If you don’t know who Beyoncé is by now, you probably aren’t living. I mean that both pop culturally and literally.
Beyoncé dropped her latest album, “Lemonade,” on Saturday and premiered a visual special on the HBO network. In three words: It. Was. Everything.
Visually stunning, lyrically groundbreaking and poetically mesmerizing from start to finish, the compilation of continuous videos was layers-upon-layers of societal messages, avant-garde fashion and art. The album was more than just a bunch of music videos; frames became tableaus and those became messages.
All these messages point to one thing – Beyoncé is at the forefront of black female empowerment. She’s taking charge of a pop culture that thrives off what blacks put in, but never get credit for.
“Lemonade” truly came at a perfect time because it’s further pushing the boundaries of what society has expected for black women. In fact, Beyoncé is shattering a societal glass ceiling, she’s at the top of the music industry, she is successful business woman without the need of a man beside her and she is becoming embedded in culture that has only been idolizing men since it began.
It hasn’t been until this past year that we’ve seen women of color, especially black women, get credited and acknowledged for accurate representation of their roles in society. It took how long for Viola Davis to become the first black actress to win an Emmy for a primetime leading role?
We’re still in the midst of a political uprising to fight for the gender- and race-based rights that are being tested and neglected.
I was never immensely into Beyoncé growing up, but when she dropped her last album, “BEYONCE,” in 2013, I really got into picking up what she was putting down. As a budding feminist at that time and huge advocate for equal rights for all, seeing her as one of the first mainstream black feminists meant something to me. Then, when “Formation” dropped before the Super Bowl this year, I was swarmed up into the BeyHive.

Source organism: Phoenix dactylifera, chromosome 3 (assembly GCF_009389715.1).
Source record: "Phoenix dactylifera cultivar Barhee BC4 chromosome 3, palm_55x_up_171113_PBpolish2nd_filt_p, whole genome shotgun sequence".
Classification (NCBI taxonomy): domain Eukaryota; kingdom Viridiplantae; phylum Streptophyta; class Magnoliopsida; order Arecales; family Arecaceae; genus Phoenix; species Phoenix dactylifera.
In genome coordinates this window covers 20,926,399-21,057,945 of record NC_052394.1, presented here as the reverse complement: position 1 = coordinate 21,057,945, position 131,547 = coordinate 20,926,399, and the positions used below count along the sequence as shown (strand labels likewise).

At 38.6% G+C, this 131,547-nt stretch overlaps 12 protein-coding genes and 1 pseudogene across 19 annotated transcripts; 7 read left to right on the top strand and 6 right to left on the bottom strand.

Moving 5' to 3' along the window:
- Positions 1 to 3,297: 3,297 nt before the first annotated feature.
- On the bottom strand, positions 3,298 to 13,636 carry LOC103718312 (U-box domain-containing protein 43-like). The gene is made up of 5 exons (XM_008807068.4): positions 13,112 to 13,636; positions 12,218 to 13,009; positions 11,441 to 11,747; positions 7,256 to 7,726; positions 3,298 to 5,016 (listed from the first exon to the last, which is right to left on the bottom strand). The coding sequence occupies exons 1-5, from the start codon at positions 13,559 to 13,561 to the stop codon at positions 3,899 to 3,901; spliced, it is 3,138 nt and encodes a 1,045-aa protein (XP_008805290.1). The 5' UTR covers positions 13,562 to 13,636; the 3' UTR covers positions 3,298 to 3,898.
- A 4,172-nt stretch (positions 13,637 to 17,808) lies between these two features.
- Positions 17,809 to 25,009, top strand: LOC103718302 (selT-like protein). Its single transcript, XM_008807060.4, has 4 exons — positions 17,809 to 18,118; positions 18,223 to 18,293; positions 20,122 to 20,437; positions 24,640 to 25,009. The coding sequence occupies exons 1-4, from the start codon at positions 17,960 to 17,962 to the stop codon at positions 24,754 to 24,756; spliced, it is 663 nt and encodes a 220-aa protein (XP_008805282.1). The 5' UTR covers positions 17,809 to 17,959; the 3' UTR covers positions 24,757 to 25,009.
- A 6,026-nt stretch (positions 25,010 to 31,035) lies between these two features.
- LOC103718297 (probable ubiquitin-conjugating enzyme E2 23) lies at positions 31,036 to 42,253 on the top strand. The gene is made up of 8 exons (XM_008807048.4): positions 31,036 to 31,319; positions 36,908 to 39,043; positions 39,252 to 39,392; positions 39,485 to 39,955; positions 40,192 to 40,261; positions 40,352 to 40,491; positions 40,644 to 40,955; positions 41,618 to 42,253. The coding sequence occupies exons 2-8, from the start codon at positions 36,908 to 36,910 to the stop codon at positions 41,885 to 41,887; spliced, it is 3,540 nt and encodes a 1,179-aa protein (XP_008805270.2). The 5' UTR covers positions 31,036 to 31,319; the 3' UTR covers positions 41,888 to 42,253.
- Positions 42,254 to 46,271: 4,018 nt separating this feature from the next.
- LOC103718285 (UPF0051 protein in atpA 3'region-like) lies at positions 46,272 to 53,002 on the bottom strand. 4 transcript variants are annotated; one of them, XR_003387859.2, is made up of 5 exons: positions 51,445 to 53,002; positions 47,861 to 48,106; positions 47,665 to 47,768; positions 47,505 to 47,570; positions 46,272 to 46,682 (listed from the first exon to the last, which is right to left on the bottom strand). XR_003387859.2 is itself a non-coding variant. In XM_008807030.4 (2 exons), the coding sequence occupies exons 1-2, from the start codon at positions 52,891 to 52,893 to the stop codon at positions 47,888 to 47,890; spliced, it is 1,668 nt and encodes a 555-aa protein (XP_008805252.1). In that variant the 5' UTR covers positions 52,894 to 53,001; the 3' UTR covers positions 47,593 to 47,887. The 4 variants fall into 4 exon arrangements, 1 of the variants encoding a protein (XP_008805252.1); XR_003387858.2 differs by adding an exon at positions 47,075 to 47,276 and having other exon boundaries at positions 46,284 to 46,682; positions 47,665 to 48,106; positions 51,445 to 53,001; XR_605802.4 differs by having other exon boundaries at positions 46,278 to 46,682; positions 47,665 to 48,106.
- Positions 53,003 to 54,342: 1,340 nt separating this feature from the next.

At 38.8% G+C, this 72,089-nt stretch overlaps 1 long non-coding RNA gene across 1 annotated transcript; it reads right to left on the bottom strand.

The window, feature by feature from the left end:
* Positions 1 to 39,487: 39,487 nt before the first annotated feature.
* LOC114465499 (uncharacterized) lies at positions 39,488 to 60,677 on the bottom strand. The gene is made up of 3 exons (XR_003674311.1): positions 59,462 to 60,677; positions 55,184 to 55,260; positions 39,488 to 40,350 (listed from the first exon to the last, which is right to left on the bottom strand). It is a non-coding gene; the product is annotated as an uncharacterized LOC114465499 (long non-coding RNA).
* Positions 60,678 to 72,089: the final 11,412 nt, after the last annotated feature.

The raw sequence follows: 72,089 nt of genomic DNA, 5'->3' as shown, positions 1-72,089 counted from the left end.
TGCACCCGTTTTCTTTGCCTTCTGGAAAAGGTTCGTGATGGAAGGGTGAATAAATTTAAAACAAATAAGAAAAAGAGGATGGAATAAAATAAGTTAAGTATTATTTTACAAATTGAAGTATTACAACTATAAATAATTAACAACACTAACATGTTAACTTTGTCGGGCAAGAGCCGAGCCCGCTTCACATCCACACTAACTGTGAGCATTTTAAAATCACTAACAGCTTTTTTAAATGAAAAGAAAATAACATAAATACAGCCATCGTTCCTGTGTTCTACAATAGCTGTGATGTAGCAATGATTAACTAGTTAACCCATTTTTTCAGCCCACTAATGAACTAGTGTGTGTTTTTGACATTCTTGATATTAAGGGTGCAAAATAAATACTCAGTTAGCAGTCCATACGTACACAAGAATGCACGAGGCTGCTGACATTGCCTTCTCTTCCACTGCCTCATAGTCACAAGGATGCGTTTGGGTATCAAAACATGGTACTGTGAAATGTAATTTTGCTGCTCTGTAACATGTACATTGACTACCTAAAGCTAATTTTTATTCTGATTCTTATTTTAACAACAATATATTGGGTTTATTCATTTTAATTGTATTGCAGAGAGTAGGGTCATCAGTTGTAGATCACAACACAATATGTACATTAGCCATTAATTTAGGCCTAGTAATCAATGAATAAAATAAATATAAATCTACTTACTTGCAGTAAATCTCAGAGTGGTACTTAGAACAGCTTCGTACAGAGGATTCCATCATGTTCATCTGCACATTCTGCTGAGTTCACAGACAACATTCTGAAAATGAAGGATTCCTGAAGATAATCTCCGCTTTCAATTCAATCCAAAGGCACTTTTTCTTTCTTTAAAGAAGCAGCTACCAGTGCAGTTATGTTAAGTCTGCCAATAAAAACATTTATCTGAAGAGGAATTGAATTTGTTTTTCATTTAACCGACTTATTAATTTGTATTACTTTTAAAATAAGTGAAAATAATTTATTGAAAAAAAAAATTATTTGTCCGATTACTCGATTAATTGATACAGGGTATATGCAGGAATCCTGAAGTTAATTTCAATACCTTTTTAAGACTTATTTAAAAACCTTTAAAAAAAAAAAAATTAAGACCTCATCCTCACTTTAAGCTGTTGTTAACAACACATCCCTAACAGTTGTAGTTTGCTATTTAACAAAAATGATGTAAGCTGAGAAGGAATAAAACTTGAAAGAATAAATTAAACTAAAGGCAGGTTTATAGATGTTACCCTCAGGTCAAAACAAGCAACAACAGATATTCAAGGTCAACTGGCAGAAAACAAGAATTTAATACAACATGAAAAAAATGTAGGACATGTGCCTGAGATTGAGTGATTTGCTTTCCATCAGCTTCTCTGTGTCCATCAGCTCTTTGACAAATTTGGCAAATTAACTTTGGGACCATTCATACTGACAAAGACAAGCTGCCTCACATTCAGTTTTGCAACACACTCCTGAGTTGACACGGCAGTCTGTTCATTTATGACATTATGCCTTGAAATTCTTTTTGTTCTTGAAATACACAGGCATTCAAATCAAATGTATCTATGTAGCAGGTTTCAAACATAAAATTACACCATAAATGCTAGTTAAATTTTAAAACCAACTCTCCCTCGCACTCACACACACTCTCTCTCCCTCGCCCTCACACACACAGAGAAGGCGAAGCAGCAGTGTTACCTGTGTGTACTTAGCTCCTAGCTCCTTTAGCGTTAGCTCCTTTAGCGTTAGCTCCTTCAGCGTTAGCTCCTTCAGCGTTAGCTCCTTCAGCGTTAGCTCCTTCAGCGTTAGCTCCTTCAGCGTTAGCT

“Formation” was culturally important because it was saying two things: Women are equal and black lives are as important as anybody else’s. However, her video left me wondering how she was going to follow up this iconic — and what should be historical –– video. Truly, she is the game in the music industry, so how was she going to out-Beyoncé herself?
With all the album’s videos shot in New Orleans, there is a rich amount of black culture and history being shown. There’s appreciation, which is something that we don’t see in mainstream media. From outfits to hair to music styles and sounds, there is a consistent, empowering message of “I love my Black.”
Being women-centric, the videos tie a lot into the trend of #BlackGirlMagic,which, in itself, is a movement of empowerment for black women.
Take note: these videos were beautiful points of what cultural appreciation, not appropriation, looks like.